David Chipperfield Wins Competition to Design Sophisticated New Nobel Center in Stockholm

by , 04/10/14

David Chipperfield, Nobel Center, Nobel Prize, Stockholm, Nobelhuset design, 2018 completition, urban design, architecture, design competitions, nobel prize competition

Slated for the Blasieholmsudden peninsula, the building will include a variety of exhibition spaces and meeting rooms, a library and of course an expansive auditorium, where the annual Nobel Prize award ceremony recognises advances in science and culture. Inside, a large transparent ground floor opens up to visitors and creates an attractive urban community space. The building’s exterior is a brilliant mix of gleaming vertical brass and glass panels, emitting a dignified sophistication worthy of such a distinguished event.

Related: David Chipperfield Wins Musee Des Beaux-Arts Design Competition with Transparent, Saw-Toothed Design

According to jury chair and Nobel Foundation executive director Lars Heikensten, the jury unanimously chose Chipperfield’s design for its open and approachable approach, which they felt represents the spirit and message of the prize itself. He explains, “The jury finds the lightness and openness of the building very appealing and consistent with the Nobel Foundation’s explicit ambition to create an open and welcoming Centre for the general public.”

The Nobel Center is expected to be completed in 2018; in addition to hosting one of the world’s most notable award ceremonies every December, it will also include a number of educational events and various public activities throughout the year.

+ David Chipperfield

+ Nobel Foundation

Via Dezeen

Images © Nobelhuset AB

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  1. Bo Lagerqvist April 2, 2015 at 4:19 pm


    “Stockholm’s City Museum (Stadsmuseet) has spoke out against David Chipperfield’s competition-winning Nobel Center, saying the design is good but not at its proposed location. The museum, whose mission is to “preserve the city’s cultural heritage,” does not believe the new center should be build along the city’s Blasieholmen, as its site is “one of the few parts of the city that still allows close interaction with the old port.”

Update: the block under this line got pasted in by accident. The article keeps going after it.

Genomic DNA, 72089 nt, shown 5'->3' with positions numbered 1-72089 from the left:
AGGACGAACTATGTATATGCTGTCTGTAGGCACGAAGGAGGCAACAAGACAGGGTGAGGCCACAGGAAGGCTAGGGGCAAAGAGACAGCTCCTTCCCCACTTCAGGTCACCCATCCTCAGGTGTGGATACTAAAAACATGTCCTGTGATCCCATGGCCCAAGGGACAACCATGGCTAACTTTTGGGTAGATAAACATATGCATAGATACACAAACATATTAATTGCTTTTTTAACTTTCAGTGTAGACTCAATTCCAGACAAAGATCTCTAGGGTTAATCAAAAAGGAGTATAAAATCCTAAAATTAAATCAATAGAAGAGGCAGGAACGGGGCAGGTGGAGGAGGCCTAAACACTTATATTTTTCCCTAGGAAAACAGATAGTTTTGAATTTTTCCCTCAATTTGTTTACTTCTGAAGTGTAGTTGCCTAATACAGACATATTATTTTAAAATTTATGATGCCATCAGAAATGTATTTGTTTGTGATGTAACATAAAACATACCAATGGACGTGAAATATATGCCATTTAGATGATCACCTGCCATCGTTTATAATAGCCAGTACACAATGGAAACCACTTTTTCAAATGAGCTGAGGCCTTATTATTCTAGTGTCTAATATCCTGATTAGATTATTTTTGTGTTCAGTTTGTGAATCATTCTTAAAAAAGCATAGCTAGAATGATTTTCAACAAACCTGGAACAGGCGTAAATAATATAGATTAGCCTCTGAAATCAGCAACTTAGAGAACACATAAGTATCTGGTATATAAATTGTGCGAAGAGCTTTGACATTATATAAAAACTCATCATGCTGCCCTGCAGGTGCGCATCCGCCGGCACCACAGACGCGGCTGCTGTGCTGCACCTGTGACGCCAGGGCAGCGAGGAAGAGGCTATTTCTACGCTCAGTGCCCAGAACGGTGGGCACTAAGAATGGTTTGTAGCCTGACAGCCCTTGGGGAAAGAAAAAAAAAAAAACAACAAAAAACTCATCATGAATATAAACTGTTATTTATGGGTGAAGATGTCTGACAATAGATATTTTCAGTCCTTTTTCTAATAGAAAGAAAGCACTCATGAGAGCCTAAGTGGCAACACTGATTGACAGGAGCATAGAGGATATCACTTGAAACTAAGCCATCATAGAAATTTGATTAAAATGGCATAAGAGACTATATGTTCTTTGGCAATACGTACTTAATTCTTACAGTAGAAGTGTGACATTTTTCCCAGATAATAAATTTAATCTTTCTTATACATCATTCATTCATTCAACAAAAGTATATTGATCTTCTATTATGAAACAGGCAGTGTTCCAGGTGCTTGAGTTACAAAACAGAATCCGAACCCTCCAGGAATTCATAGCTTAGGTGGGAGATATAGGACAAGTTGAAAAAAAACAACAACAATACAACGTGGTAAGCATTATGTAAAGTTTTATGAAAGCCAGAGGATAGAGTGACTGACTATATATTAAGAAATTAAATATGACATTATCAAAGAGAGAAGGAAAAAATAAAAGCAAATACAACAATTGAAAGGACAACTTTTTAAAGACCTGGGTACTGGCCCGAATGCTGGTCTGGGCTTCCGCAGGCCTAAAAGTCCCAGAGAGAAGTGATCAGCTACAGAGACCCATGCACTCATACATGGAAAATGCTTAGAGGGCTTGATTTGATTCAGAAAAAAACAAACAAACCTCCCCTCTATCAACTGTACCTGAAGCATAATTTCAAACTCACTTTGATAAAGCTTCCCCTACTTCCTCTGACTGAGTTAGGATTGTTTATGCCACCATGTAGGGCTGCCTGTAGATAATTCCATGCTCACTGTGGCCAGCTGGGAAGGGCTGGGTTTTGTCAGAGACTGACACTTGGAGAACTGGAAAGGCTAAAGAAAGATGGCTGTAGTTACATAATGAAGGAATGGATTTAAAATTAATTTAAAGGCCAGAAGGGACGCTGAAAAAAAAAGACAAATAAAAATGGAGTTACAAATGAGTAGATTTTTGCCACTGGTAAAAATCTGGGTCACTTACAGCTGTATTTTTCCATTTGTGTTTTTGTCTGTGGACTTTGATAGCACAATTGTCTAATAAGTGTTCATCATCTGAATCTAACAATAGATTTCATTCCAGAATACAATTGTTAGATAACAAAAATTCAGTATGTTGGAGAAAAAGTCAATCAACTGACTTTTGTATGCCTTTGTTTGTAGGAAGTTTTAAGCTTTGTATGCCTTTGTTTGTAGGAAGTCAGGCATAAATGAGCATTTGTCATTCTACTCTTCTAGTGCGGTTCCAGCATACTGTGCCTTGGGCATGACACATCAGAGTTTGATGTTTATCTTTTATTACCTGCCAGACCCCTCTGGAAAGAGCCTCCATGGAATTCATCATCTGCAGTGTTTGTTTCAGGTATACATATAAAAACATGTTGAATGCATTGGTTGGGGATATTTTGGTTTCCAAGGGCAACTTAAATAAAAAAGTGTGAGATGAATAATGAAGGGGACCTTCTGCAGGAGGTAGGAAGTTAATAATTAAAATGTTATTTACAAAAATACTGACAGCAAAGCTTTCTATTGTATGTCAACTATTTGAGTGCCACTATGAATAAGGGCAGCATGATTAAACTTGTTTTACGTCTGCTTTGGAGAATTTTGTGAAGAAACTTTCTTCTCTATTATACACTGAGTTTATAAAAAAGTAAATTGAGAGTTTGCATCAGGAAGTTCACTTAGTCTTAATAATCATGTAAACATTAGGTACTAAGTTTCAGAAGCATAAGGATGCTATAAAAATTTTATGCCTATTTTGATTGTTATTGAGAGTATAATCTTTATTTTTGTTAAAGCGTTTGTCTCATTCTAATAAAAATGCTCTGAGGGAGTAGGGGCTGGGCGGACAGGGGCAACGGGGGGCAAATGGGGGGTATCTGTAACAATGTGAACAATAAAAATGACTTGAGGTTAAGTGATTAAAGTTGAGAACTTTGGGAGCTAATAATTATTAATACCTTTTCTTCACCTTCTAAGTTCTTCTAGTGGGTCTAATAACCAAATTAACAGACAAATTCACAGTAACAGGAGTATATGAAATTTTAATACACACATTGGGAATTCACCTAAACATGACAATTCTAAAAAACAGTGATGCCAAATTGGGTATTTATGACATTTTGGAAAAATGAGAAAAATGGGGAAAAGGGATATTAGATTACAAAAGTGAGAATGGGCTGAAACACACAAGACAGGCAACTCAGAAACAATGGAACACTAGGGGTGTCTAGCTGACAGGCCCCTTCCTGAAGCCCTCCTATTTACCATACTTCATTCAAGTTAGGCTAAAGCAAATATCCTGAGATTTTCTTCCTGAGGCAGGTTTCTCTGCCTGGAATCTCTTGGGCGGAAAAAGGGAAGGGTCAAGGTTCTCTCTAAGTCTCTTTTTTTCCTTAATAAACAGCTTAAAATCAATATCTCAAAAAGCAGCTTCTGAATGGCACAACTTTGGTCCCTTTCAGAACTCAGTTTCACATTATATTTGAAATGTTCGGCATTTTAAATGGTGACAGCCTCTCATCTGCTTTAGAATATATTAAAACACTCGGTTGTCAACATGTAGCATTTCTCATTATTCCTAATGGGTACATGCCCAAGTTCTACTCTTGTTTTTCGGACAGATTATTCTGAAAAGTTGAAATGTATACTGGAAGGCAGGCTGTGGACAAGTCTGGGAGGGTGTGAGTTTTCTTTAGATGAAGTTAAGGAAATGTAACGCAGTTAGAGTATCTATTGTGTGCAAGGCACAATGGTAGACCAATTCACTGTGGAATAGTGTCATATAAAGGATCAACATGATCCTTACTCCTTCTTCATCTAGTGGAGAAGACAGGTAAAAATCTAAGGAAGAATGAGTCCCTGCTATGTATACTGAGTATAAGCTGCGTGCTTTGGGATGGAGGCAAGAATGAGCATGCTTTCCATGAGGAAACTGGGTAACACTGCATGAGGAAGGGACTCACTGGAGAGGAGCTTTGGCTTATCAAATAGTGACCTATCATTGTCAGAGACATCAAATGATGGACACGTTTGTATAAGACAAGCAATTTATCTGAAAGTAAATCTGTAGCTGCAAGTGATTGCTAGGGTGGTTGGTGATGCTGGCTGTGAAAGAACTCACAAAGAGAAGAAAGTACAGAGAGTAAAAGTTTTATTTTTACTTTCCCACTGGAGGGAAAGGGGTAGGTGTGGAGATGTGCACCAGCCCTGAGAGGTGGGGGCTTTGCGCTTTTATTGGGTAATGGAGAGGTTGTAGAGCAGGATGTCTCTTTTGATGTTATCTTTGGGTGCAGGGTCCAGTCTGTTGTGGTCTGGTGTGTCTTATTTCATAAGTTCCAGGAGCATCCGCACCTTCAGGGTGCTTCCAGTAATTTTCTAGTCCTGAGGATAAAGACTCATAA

Furthermore, the City Museum strongly urged against the Nobel Foundation’s plans to demolish the site’s three historic structures – an 1876 Axel Fredrik Nystrom-designed Customs House and the city’s last two remaining wooden harbor warehouses built in the early 1900s. Agreeing, the Liberal Party (Folkpartiet) has also spoke up, saying the proposal is “too big” and does not take “sufficient” consideration of the cultural environment and cultural heritage.”

  2. Marcella Guerriero April 11, 2014 at 10:11 am

    Nothing about sustainable ecodesign. Yawn.

  3. Bo Lagerqvist April 10, 2014 at 6:06 pm

    Please help us save the maritime heritage on Blasieholmen. The Nobel Center will demolish a maritime heritage consisting of a customs house from 1876 and two unique wooden warehouses from 1910.
    The Customs House has great historical value as a representative
    of late-19th-century government and administrative
    buildings in general and of Stockholm’s customs services, in
    particular. It is a link in the chain of customs houses in Stockholm
    from different periods and was designed by renowned
    architect Axel Fredrik Nyström, who was also responsible for
    the old National Archives building.
    The warehouses from 1910, together with the ground cover
    of large paving stones, reflect efforts made in the early 20th
    century to improve customs’ work environment and to create
    better and more modern storage facilities at Stockholm’s
    harbours. Today, the warehouses are unique in Stockholm,
    since there are no longer any similar warehouses remaining
    at Stockholm’s harbours.

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